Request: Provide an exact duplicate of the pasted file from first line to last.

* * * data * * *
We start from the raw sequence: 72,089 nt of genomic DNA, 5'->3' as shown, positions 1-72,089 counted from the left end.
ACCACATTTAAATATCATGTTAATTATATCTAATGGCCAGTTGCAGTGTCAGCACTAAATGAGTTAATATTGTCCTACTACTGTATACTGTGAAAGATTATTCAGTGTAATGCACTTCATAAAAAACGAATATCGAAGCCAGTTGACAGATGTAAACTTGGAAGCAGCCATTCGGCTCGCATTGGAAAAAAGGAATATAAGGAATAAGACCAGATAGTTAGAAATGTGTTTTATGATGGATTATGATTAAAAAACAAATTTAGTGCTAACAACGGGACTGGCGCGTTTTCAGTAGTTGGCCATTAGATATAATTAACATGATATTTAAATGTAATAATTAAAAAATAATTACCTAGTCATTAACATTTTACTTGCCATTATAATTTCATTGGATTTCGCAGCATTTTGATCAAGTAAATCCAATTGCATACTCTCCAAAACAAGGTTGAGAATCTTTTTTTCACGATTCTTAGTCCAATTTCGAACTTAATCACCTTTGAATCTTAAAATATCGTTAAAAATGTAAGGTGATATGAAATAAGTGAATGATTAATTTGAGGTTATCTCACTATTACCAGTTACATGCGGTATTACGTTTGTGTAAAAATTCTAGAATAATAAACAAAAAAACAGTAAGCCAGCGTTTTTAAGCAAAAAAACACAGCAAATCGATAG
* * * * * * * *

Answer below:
We start from the raw sequence: 72,089 nt of genomic DNA, 5'->3' as shown, positions 1-72,089 counted from the left end.
ACCACATTTAAATATCATGTTAATTATATCTAATGGCCAGTTGCAGTGTCAGCACTAAATGAGTTAATATTGTCCTACTACTGTATACTGTGAAAGATTATTCAGTGTAATGCACTTCATAAAAAACGAATATCGAAGCCAGTTGACAGATGTAAACTTGGAAGCAGCCATTCGGCTCGCATTGGAAAAAAGGAATATAAGGAATAAGACCAGATAGTTAGAAATGTGTTTTATGATGGATTATGATTAAAAAACAAATTTAGTGCTAACAACGGGACTGGCGCGTTTTCAGTAGTTGGCCATTAGATATAATTAACATGATATTTAAATGTAATAATTAAAAAATAATTACCTAGTCATTAACATTTTACTTGCCATTATAATTTCATTGGATTTCGCAGCATTTTGATCAAGTAAATCCAATTGCATACTCTCCAAAACAAGGTTGAGAATCTTTTTTTCACGATTCTTAGTCCAATTTCGAACTTAATCACCTTTGAATCTTAAAATATCGTTAAAAATGTAAGGTGATATGAAATAAGTGAATGATTAATTTGAGGTTATCTCACTATTACCAGTTACATGCGGTATTACGTTTGTGTAAAAATTCTAGAATAATAAACAAAAAAACAGTAAGCCAGCGTTTTTAAGCAAAAAAACACAGCAAATCGATAG